“When I came to a standstill, friend, then I sank; but when I struggled, then I got swept away. It is in this way, friend, that by not halting and by not straining I crossed the flood.”

That is the imagery. The light imagery comes into play as well, also in the Dhp ie; 'surrounded by darkness; shouldn't you search for light?'

In the Darkness Sutta sn56.46;

"There is, monks, an inter-cosmic[1] void, an unrestrained darkness, a pitch-black darkness, where even the light of the sun & moon — so mighty, so powerful — doesn't reach."

When this was said, one of the monks said to the Blessed One, "Wow, what a great darkness! What a really great darkness! Is there any darkness greater & more frightening than that?"

"There is, monk, a darkness greater & more frightening than that."

"And which darkness, lord, is greater & more frightening than that?"

"Any brahmans or contemplatives who do not know, as it actually is present, that 'This is stress'; who do not know, as it actually is present, that 'This is the origination of stress'... 'This is the cessation of stress'... 'This is the path of practice leading to the cessation of stress': They revel in (thought-) fabrications leading to birth; they revel in fabrications leading to aging; they revel in fabrications leading to death; they revel in fabrications leading to sorrow, lamentation, pain, distress, & despair. Reveling in fabrications leading to birth... aging... death... sorrow, lamentation, pain, distress, & despair, they fabricate fabrications leading to birth... aging... death... sorrow, lamentation, pain, distress, & despair. Fabricating fabrications leading to birth... aging... death... sorrow, lamentation, pain, distress, & despair, they drop into the darkness of birth. They drop into the darkness of aging... the darkness of death... darkness of sorrow, lamentation, pain, distress, & despair. They are not totally released from birth, aging, death, sorrows, lamentations, pains, distresses, & despairs. They are not totally released, I tell you, from suffering & stress.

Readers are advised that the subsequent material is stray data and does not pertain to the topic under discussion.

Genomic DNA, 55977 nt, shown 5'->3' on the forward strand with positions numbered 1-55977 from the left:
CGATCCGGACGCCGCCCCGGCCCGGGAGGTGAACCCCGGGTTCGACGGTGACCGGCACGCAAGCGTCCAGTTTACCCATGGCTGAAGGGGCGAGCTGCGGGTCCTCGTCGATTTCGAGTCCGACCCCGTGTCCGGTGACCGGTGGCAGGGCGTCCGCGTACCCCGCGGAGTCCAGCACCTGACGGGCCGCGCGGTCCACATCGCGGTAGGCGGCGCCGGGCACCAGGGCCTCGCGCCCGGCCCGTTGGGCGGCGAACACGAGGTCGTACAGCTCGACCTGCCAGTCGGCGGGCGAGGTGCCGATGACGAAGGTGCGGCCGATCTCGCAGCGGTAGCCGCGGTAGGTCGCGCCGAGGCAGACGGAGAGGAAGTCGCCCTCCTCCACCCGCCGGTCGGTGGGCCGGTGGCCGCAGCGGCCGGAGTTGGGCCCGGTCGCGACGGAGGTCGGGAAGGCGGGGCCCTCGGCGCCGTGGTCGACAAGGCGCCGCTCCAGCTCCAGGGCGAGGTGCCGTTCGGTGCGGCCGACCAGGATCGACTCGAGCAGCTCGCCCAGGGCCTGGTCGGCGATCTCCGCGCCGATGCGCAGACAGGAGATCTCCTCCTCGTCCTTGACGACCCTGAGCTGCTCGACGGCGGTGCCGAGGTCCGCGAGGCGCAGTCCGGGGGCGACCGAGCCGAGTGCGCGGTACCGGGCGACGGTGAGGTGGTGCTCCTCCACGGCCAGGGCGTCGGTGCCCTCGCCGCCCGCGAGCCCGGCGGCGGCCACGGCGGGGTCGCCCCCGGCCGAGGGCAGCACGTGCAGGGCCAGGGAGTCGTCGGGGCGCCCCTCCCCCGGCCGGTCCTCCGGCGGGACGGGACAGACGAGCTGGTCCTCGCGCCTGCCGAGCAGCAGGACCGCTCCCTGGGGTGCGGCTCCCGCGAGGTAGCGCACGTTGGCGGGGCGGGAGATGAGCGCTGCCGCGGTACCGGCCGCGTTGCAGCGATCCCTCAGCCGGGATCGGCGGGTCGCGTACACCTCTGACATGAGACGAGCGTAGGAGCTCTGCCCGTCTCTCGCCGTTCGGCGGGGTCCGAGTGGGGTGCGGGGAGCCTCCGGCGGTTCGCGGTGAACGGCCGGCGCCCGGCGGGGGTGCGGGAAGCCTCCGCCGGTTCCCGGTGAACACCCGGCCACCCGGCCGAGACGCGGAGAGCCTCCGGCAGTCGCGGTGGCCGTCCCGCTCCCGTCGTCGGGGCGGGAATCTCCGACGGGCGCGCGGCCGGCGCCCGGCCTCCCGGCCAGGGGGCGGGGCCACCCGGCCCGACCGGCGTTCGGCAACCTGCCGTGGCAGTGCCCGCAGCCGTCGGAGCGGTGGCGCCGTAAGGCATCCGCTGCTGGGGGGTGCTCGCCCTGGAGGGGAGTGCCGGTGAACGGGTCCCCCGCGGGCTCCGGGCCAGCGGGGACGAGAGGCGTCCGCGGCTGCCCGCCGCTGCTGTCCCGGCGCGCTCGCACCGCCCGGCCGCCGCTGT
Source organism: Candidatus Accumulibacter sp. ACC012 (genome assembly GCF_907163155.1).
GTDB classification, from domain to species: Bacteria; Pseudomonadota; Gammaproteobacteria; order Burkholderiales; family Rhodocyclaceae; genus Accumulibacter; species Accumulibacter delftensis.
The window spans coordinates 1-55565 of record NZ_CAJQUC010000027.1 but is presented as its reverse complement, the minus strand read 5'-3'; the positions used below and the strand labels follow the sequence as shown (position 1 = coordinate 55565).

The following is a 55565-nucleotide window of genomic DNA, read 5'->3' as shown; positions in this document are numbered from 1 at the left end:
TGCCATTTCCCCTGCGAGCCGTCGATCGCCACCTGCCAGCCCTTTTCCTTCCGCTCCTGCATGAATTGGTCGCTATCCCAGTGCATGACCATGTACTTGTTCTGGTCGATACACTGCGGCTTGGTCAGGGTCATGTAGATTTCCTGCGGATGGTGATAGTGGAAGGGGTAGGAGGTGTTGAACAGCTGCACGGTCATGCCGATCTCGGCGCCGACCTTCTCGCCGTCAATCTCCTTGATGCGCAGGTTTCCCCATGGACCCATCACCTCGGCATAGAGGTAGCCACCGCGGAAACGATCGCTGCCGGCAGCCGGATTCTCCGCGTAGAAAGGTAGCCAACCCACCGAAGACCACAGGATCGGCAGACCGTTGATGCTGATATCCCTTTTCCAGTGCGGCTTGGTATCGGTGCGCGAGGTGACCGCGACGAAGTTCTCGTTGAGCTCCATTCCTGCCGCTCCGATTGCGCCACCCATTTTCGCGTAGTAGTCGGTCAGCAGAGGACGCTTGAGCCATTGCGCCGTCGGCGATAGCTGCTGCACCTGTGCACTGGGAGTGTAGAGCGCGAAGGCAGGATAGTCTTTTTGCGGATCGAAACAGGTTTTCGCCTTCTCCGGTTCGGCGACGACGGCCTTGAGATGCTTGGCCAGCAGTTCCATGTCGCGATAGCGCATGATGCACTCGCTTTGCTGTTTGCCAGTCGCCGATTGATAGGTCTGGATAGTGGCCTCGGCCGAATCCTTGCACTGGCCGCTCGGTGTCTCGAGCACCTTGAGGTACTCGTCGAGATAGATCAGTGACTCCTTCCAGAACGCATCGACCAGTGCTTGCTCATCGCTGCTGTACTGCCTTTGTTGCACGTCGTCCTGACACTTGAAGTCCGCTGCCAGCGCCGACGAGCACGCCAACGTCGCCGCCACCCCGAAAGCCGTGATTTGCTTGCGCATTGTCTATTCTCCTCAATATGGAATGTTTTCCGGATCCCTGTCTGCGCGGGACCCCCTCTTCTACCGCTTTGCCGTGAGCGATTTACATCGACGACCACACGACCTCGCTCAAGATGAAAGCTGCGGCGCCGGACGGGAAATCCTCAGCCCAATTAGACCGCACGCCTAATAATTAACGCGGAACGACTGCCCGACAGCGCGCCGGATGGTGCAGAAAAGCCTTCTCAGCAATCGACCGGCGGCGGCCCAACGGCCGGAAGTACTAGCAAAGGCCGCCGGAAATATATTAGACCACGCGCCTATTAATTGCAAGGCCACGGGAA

So it can be seen that if ignorance is darkness then knowledge is light. This is often seen in the Sutta where people praise a good discourse for lighting a lamp for those with eyes to see.